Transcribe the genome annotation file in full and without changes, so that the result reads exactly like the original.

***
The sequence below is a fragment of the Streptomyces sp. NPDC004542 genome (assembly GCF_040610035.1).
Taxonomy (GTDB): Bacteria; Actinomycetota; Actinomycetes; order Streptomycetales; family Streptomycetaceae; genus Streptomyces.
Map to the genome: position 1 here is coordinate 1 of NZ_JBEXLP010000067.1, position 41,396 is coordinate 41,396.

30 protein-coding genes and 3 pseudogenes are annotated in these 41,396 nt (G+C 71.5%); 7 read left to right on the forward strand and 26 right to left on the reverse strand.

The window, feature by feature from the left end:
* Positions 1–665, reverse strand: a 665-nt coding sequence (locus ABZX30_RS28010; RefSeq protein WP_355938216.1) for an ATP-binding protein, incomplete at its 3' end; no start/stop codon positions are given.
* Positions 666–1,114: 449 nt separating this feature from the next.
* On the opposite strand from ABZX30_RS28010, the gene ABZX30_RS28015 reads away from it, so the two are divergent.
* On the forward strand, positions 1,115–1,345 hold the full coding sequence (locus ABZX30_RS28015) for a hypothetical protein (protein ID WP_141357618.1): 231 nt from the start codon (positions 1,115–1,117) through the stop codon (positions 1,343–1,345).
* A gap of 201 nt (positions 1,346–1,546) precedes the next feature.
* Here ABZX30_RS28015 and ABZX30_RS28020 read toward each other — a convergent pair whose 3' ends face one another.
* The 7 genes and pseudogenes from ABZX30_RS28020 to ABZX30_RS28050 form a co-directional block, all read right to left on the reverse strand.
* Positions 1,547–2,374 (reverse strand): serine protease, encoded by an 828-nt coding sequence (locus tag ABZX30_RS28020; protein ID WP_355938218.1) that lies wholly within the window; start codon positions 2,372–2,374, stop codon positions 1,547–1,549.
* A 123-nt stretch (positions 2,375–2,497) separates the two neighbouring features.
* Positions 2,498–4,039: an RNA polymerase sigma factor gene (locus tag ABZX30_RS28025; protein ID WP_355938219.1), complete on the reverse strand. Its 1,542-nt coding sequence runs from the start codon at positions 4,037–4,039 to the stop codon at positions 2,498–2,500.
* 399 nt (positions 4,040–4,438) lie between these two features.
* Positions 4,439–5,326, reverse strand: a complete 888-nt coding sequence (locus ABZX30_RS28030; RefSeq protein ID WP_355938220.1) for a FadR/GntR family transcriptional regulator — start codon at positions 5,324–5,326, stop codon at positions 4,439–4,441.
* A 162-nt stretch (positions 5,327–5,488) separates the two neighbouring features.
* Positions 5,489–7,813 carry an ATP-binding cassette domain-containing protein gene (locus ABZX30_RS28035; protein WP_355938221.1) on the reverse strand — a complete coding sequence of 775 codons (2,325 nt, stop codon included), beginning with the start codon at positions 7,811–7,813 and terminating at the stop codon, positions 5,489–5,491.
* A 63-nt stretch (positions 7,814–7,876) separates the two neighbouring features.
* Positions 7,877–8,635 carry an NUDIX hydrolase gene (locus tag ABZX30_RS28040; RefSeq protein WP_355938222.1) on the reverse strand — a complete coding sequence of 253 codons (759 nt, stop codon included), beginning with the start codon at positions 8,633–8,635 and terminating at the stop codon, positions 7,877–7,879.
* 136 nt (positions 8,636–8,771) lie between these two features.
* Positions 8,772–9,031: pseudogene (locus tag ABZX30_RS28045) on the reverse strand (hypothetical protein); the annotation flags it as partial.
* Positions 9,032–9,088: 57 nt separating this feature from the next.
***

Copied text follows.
The sequence below is a fragment of the Streptomyces sp. NPDC004542 genome (assembly GCF_040610035.1).
Taxonomy (GTDB): Bacteria; Actinomycetota; Actinomycetes; order Streptomycetales; family Streptomycetaceae; genus Streptomyces.
Map to the genome: position 1 here is coordinate 1 of NZ_JBEXLP010000067.1, position 41,396 is coordinate 41,396.

30 protein-coding genes and 3 pseudogenes are annotated in these 41,396 nt (G+C 71.5%); 7 read left to right on the forward strand and 26 right to left on the reverse strand.

The window, feature by feature from the left end:
* Positions 1–665, reverse strand: a 665-nt coding sequence (locus ABZX30_RS28010; RefSeq protein WP_355938216.1) for an ATP-binding protein, incomplete at its 3' end; no start/stop codon positions are given.
* Positions 666–1,114: 449 nt separating this feature from the next.
* On the opposite strand from ABZX30_RS28010, the gene ABZX30_RS28015 reads away from it, so the two are divergent.
* On the forward strand, positions 1,115–1,345 hold the full coding sequence (locus ABZX30_RS28015) for a hypothetical protein (protein ID WP_141357618.1): 231 nt from the start codon (positions 1,115–1,117) through the stop codon (positions 1,343–1,345).
* A gap of 201 nt (positions 1,346–1,546) precedes the next feature.
* Here ABZX30_RS28015 and ABZX30_RS28020 read toward each other — a convergent pair whose 3' ends face one another.
* The 7 genes and pseudogenes from ABZX30_RS28020 to ABZX30_RS28050 form a co-directional block, all read right to left on the reverse strand.
* Positions 1,547–2,374 (reverse strand): serine protease, encoded by an 828-nt coding sequence (locus tag ABZX30_RS28020; protein ID WP_355938218.1) that lies wholly within the window; start codon positions 2,372–2,374, stop codon positions 1,547–1,549.
* A 123-nt stretch (positions 2,375–2,497) separates the two neighbouring features.
* Positions 2,498–4,039: an RNA polymerase sigma factor gene (locus tag ABZX30_RS28025; protein ID WP_355938219.1), complete on the reverse strand. Its 1,542-nt coding sequence runs from the start codon at positions 4,037–4,039 to the stop codon at positions 2,498–2,500.
* 399 nt (positions 4,040–4,438) lie between these two features.
* Positions 4,439–5,326, reverse strand: a complete 888-nt coding sequence (locus ABZX30_RS28030; RefSeq protein ID WP_355938220.1) for a FadR/GntR family transcriptional regulator — start codon at positions 5,324–5,326, stop codon at positions 4,439–4,441.
* A 162-nt stretch (positions 5,327–5,488) separates the two neighbouring features.
* Positions 5,489–7,813 carry an ATP-binding cassette domain-containing protein gene (locus ABZX30_RS28035; protein WP_355938221.1) on the reverse strand — a complete coding sequence of 775 codons (2,325 nt, stop codon included), beginning with the start codon at positions 7,811–7,813 and terminating at the stop codon, positions 5,489–5,491.
* A 63-nt stretch (positions 7,814–7,876) separates the two neighbouring features.
* Positions 7,877–8,635 carry an NUDIX hydrolase gene (locus tag ABZX30_RS28040; RefSeq protein WP_355938222.1) on the reverse strand — a complete coding sequence of 253 codons (759 nt, stop codon included), beginning with the start codon at positions 8,633–8,635 and terminating at the stop codon, positions 7,877–7,879.
* 136 nt (positions 8,636–8,771) lie between these two features.
* Positions 8,772–9,031: pseudogene (locus tag ABZX30_RS28045) on the reverse strand (hypothetical protein); the annotation flags it as partial.
* Positions 9,032–9,088: 57 nt separating this feature from the next.